The armed Detectives stayed roughly 100 yards behind the post office van ; routinely , they paid attention to any vehicle coming in sight , assessing it for danger . There was nothing suspicious . At Dunboyne Post Office , the first drop , the garda car stopped behind the van ; Detective Michael Dowd sat where he was , the Uzi on his lap . Detective Frank Hand got out of the car ; the post office helper , Donal Brady , got out of the van with the mailbag . He and Hand went to the door of the post office together , and Hand kicked the bottom of the door and rattled the letterbox . The bag of money was handed over .

Next stop , Batterstown , the same procedure . Detective Hand got out , Dowd stayed in the car . Brady got out of the van and J.J. Bell , the van driver , stayed at the wheel . No problems . Next stop , Drumree . The van now carried £202,900 in cash . It was about 7.50am .

Around that time Tommy Eccles , Pat McPhillips and someone else , a man with an earring , were in the red Mercedes in the shed about three miles from Drumree ; Brian McShane was in the beige Opel Ascona along with some others . They had walkie-talkies . In Kentstown , about fifteen miles from Drumree , Seamus Lynch was up and about . He had to be in the designated field at Rathfeigh to pick up the money and guns ; he needed a car and knew where to get it . He had several times borrowed Joe Gargan's yellow Ford Escort . Gargan also lived in Kentstown .

Noel McCabe had left his home in Dundalk at 7.10am and was now driving his 'borrowed' blue Ford Cortina south-west towards a crossroads somewhere around Dunshaughlin , where he would pick up 'the lads' , as requested by Paul Finnegan .

In a lane beside Drumree Post Office , behind an iron gate , two armed men were waiting .......

(MORE LATER).




TO WESTMINSTER AND BACK .......
The Life And Times Of Gerry Fitt.
By Nell McCafferty .
First published in ' MAGILL' magazine , July 1983 .

The British offered a 'White Paper' dealing with the North of Ireland , in November 1979 ; but it contained no mention of an Irish dimension . Gerry Fitt urged acceptance of the paper in Belfast , saying - " An Irish dimension will always be there while the six counties exist on the island of Ireland ... " . The SDLP rejected the 'Paper' in Dungannon , west of the Bann . Fitt supported their stand and flew back to Westminster from where , one day later , faced with a British government that was fast losing patience with the Irish , he resigned from the SDLP .

Gerry Fitt was a man at the end of his tether . The IRA would'nt listen to the Pope ; the SDLP would'nt listen to him . He had the ear only of the RUC and the British House of Commons . And he had his gun : " I had only had it for protection , " he said , " the IRA never protected anybody . The (British) Army was there to protect people . ('1169... ' Comment - the SDLP position then . And now - ' those sent by our persecuters will protect us ... ' !) At least they (the British Army) had to follow the rules of the Yellow Card . ('1169...' Comment - did the 'Yellow Card' allow the BA to work with the Loyalist paramilitaries , too ... ?) The IRA never used a Yellow Card . "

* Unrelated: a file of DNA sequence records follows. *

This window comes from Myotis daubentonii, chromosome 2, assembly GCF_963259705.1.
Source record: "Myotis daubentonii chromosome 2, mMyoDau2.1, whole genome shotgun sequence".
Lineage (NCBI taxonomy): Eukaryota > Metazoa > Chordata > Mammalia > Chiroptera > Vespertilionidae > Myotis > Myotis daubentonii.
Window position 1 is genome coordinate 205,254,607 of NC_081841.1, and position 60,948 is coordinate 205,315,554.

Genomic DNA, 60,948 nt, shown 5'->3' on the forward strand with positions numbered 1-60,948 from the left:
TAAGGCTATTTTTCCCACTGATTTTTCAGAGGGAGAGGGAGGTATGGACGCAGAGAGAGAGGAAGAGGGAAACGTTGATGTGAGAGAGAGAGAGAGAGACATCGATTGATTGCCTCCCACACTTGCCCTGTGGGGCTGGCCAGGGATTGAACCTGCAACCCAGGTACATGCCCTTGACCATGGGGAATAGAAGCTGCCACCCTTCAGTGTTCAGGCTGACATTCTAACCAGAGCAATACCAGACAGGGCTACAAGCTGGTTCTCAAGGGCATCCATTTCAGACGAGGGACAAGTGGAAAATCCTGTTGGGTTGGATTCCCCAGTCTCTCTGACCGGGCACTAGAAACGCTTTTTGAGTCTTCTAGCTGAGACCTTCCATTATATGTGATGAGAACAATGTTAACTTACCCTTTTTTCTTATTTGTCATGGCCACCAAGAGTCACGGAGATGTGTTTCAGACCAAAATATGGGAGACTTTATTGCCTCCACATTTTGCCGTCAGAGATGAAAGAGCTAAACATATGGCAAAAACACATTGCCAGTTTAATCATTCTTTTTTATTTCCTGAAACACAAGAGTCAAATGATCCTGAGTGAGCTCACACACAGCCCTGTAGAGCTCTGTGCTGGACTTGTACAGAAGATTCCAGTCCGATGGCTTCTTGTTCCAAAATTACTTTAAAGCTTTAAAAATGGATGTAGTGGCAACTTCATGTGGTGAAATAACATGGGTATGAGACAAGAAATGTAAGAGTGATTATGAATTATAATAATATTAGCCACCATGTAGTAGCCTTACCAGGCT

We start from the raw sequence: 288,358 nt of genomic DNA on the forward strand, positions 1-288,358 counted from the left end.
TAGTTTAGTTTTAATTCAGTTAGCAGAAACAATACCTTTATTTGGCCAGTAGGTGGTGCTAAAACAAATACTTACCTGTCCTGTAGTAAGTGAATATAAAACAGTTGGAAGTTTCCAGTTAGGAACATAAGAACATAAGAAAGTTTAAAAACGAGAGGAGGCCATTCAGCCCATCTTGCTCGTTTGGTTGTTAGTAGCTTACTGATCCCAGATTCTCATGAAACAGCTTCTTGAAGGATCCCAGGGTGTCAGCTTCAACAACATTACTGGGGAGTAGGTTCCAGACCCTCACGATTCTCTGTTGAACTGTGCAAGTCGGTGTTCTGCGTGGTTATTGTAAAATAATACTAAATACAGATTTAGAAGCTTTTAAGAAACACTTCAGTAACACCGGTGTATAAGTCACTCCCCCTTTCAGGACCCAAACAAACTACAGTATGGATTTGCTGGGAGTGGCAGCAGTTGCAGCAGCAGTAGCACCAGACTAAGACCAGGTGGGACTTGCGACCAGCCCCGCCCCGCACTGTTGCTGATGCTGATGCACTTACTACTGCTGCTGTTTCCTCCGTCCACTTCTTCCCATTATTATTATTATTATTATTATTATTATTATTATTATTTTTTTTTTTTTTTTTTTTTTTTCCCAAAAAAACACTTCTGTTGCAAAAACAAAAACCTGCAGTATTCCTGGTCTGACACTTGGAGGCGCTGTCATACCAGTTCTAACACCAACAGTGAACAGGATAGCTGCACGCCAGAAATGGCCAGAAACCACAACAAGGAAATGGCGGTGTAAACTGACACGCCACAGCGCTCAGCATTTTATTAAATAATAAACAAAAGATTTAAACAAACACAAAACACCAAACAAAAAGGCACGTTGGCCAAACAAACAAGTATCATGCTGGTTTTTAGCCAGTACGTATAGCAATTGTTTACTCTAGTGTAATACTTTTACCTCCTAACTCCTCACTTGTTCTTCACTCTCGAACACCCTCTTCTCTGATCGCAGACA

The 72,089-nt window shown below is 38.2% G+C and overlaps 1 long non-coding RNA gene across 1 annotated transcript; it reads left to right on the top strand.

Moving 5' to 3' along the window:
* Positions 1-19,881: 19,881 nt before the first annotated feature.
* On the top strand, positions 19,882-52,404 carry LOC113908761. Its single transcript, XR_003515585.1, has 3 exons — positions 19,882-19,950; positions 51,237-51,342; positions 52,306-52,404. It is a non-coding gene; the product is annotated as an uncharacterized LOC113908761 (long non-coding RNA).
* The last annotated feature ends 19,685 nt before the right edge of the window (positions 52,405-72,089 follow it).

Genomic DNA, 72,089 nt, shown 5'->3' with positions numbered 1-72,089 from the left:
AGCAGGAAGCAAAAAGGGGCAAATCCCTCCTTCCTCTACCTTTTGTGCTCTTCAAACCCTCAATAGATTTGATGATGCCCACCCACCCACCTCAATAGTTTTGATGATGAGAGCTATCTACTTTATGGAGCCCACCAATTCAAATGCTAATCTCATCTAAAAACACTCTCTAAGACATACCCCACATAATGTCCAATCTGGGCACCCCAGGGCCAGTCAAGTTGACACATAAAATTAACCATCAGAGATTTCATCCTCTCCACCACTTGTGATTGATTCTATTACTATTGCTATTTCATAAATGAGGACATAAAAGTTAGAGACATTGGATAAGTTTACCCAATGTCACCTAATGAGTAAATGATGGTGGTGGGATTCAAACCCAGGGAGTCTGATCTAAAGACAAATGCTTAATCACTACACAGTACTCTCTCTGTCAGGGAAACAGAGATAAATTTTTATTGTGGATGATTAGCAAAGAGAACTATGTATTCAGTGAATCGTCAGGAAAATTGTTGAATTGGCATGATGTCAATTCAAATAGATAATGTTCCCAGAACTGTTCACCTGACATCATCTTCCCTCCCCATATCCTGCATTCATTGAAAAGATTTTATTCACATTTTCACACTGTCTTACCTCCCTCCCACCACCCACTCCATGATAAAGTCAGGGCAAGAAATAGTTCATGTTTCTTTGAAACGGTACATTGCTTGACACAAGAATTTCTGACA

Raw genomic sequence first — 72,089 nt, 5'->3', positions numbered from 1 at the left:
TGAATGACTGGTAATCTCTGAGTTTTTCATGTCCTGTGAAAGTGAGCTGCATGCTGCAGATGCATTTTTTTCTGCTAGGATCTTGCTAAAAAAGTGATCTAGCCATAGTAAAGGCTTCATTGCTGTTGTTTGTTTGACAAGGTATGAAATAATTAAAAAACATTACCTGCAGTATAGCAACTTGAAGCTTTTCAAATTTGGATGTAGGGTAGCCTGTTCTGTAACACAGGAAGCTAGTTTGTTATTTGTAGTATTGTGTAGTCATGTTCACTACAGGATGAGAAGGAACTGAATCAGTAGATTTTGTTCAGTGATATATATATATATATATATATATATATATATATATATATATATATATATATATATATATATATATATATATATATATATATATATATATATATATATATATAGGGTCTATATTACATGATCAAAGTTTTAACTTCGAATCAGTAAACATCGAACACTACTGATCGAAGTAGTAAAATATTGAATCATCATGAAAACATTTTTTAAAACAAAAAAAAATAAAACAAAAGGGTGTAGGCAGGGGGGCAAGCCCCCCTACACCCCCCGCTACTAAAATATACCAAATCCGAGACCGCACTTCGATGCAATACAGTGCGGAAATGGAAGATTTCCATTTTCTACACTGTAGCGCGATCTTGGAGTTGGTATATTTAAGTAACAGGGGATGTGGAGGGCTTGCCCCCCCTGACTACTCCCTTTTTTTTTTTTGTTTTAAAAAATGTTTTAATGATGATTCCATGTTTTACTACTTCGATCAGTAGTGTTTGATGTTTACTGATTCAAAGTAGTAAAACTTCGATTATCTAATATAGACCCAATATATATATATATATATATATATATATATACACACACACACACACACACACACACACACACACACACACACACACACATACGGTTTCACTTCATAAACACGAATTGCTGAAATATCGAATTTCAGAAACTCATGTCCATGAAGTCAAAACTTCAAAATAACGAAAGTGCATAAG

Paddy Kennedy (SDLP) recalled the very early days : " Gerry could never figure out the Republicans . When he was out fighting World War Two , the IRA killed a policeman (sic) on the Springfield Road . " Tom Williams was hung for that in 1943 . " Gerry Fitt called the Republicans wimps and gimps and hunchies , running round with their coat collars turned up . The trouble was he was very funny about it . He can slander more wittily than anybody you'd know , and be laughing without realising the damage he was causing and the real hurt he was doing to people's feelings . "

For all that , Gerry Fitt manned a polling station for Sinn Fein in 1958 , in the middle of their 1956-1962 armed campaign against the B-Specials and the RUC . It was a comparatively minor campaign though , and few people died.......

(MORE LATER).




THE GAA AND THE HUNGER-STRIKERS .......
" We declare that political status is ours of right and we declare that from Monday 27th October 1980 a hunger-strike by a number of men representing H-Blocks 3 , 4 and 5 will commence . Our widely-recognised resistance has carried us through four years of immense suffering and it shall carry us through to the bitter climax of death , if necessary . "